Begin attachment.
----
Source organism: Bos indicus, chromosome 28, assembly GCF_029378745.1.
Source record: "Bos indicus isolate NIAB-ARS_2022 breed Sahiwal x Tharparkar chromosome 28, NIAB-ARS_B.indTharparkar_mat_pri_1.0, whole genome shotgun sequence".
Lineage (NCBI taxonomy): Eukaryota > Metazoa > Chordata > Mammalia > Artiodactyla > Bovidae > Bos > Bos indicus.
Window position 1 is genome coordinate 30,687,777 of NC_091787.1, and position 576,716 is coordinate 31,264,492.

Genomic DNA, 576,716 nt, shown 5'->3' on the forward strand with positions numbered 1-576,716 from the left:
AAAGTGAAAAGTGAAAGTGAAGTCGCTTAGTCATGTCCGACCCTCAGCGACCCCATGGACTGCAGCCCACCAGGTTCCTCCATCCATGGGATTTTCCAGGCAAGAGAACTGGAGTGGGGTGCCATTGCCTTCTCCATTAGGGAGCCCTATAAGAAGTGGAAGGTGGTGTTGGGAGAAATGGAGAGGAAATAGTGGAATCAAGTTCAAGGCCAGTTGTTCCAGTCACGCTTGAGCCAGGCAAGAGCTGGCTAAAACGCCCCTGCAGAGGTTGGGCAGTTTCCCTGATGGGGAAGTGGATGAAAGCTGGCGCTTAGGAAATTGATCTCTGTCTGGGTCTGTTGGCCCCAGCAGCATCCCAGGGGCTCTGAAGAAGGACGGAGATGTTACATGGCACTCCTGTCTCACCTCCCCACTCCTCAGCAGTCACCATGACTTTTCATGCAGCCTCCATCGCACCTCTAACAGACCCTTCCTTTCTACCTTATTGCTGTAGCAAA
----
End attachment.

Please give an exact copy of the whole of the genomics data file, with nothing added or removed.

Source organism: Bos indicus, chromosome 28, assembly GCF_029378745.1.
Source record: "Bos indicus isolate NIAB-ARS_2022 breed Sahiwal x Tharparkar chromosome 28, NIAB-ARS_B.indTharparkar_mat_pri_1.0, whole genome shotgun sequence".
Lineage (NCBI taxonomy): Eukaryota > Metazoa > Chordata > Mammalia > Artiodactyla > Bovidae > Bos > Bos indicus.
Window position 1 is genome coordinate 30,687,777 of NC_091787.1, and position 576,716 is coordinate 31,264,492.

Genomic DNA, 576,716 nt, shown 5'->3' on the forward strand with positions numbered 1-576,716 from the left:
AAAGTGAAAAGTGAAAGTGAAGTCGCTTAGTCATGTCCGACCCTCAGCGACCCCATGGACTGCAGCCCACCAGGTTCCTCCATCCATGGGATTTTCCAGGCAAGAGAACTGGAGTGGGGTGCCATTGCCTTCTCCATTAGGGAGCCCTATAAGAAGTGGAAGGTGGTGTTGGGAGAAATGGAGAGGAAATAGTGGAATCAAGTTCAAGGCCAGTTGTTCCAGTCACGCTTGAGCCAGGCAAGAGCTGGCTAAAACGCCCCTGCAGAGGTTGGGCAGTTTCCCTGATGGGGAAGTGGATGAAAGCTGGCGCTTAGGAAATTGATCTCTGTCTGGGTCTGTTGGCCCCAGCAGCATCCCAGGGGCTCTGAAGAAGGACGGAGATGTTACATGGCACTCCTGTCTCACCTCCCCACTCCTCAGCAGTCACCATGACTTTTCATGCAGCCTCCATCGCACCTCTAACAGACCCTTCCTTTCTACCTTATTGCTGTAGCAAA